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Note this question was originally asked on Theoretical CS Stack Exchange, but it is not a research level question so it is being closed, and I am asking here instead.

Suppose we simulated a Turing machine on a long string $s$, where $|s| = 10^{100}$ for example. Then if we wanted to learn the value of $s_i$, the $i$th value in the string, could we do this in say time polynomial in the length of the string?

The issue I am having is differentiating between the theoretical construction of the Turing machine vs. real computers which can for example index arrays in constant time due to their structure in memory. Could a TM obtain $s_i$, the ith value in the array, in time polynomial in $|s|$, regardless of the chosen value of $i$? Or would the head have to "slide over to $i$" with some cap on it's speed, so it could not do this task efficiently?

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  • $\begingroup$ What kind of TM, and where/how is $i$ given? $\endgroup$ Jun 8, 2022 at 4:36
  • $\begingroup$ Cross-posted: cstheory.stackexchange.com/q/51560/5038, cs.stackexchange.com/q/152155/755. Please do not post the same question on multiple sites. $\endgroup$
    – D.W.
    Jun 8, 2022 at 5:34
  • $\begingroup$ Your question has already received a proposed answer on TCS.SE. I'm surprised that you've re-posted it here. It would be appropriate to mention that and explain why you didn't find that answer satisfactory. Posting without revealing that you've received one answer could be considered impolite to answerers here, who might spend time to answer without realizing that you've already gotten an answer. $\endgroup$
    – D.W.
    Jun 8, 2022 at 5:37
  • $\begingroup$ In the future, if you realize that you've posted on the wrong site, and it hasn't been answered yet, it would be better to delete the copy on the wrong site before posting on a new site, so it doesn't risk wasting people's time. $\endgroup$
    – D.W.
    Jun 8, 2022 at 5:37

1 Answer 1

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It depends.

1: If there are at least $\lceil \lg |s| \rceil$ unused cells after the end of $s$ and the head starts within $s$, then the answer is yes.

Here is how. Start from the beginning of $s$. Insert the binary representation of $i$ after the first symbol of $s$ (you can do this by copying the rest of $s$ $\lceil \lg |s| \rceil$ positions to the right). Call this the "counter". Now repeatedly do the following, until the counter reaches zero: decrement the counter by one, then copy the counter one position to the right and the next element of $s$ one position to the left. At any intermediate time step, the tape contains $s_1 s_2 \dots s_j$, then the binary representation of $i-j+1$, then $s_{j+1} s_{j+2} \cdots$, and each iteration increments $j$ by one and decrements the counter by one.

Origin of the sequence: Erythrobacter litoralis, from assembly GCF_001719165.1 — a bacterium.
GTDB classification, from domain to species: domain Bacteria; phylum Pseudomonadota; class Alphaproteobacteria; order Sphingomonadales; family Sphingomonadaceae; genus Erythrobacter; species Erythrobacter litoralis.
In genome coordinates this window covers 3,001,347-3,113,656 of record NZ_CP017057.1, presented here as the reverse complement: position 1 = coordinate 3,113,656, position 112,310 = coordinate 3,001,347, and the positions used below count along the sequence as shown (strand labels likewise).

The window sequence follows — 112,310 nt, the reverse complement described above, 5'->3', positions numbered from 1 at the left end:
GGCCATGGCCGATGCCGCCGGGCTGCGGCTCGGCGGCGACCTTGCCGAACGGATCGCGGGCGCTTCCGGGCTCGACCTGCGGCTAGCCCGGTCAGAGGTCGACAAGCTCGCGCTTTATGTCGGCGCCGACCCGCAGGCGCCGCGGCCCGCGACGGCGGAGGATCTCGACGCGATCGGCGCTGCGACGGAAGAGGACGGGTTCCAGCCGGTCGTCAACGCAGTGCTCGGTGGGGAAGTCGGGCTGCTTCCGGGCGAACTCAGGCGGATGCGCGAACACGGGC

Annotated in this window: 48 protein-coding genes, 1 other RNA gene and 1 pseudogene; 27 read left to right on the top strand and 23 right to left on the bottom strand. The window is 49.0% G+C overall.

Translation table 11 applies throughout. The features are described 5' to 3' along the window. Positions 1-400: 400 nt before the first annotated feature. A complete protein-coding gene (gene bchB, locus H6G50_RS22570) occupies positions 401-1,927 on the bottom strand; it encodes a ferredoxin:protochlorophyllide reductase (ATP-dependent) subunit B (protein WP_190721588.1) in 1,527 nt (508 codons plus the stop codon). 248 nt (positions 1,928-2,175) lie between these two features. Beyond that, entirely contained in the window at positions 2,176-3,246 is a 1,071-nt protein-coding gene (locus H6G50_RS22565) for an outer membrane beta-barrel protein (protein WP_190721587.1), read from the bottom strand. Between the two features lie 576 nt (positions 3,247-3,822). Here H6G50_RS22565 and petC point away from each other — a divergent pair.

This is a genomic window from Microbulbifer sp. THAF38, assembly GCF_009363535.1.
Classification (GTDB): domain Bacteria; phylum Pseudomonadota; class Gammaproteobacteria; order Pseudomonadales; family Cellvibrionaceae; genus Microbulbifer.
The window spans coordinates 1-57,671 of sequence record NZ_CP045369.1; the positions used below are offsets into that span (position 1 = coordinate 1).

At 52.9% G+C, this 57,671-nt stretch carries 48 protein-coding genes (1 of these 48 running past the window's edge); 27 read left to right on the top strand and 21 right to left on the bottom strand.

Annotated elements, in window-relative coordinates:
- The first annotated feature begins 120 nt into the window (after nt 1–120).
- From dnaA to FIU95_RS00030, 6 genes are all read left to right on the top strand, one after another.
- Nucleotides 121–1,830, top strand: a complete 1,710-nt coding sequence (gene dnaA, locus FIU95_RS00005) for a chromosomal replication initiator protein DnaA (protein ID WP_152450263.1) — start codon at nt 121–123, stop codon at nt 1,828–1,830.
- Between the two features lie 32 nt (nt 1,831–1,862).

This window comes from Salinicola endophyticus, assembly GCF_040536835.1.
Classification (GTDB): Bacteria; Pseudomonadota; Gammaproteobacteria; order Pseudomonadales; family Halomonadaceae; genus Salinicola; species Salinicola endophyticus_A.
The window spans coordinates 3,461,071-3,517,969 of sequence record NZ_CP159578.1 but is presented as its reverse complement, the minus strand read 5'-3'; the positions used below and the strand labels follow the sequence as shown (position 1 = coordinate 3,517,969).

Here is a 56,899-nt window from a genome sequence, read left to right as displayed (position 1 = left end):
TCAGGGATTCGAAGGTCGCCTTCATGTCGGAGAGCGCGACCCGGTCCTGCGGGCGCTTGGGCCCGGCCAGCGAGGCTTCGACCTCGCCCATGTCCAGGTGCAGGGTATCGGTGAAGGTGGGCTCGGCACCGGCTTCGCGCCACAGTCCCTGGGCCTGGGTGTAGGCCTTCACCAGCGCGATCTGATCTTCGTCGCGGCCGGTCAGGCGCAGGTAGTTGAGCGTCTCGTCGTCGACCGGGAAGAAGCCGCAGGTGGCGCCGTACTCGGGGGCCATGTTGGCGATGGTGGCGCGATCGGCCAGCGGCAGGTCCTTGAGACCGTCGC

2: If the Turing machine's head starts outside of $s$, then the answer is no. The head might be arbitrarily far away from $s$ (say, a number of cells away that is exponential in $|s|$).

A Turing machine has no way to "jump" to a position. It doesn't have random access. Instead, it can only move the head one position per step. Also, it needs a way to keep track of how far to move the head.

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  • $\begingroup$ How do you know when you've reached position $i$? $\endgroup$ Jun 8, 2022 at 5:41
  • $\begingroup$ @KellyBundy, good point. See updated answer. How does that look? Anything else I've missed? $\endgroup$
    – D.W.
    Jun 8, 2022 at 5:53
  • $\begingroup$ Looks ok, yes. Neat idea to move the counter through s. Not sure that's what they're asking, their question is rather unclear to me. $\endgroup$ Jun 8, 2022 at 6:11
  • $\begingroup$ Thank you for the answer and apologies for the mess up with cross posting. I do have one question about your answer: I am somewhat unclear as to how this algorithm does not run in linear time, as if I understand correctly you iterate over one position each step, so to reach index $i=10^{100}$ for example you need to perform $10^{100}$ of these steps? $\endgroup$
    – user918212
    Jun 8, 2022 at 14:15
  • $\begingroup$ @Generic, it does. That is polynomial in the length of the string. Linear time is polynomial time. $\endgroup$
    – D.W.
    Jun 8, 2022 at 17:37

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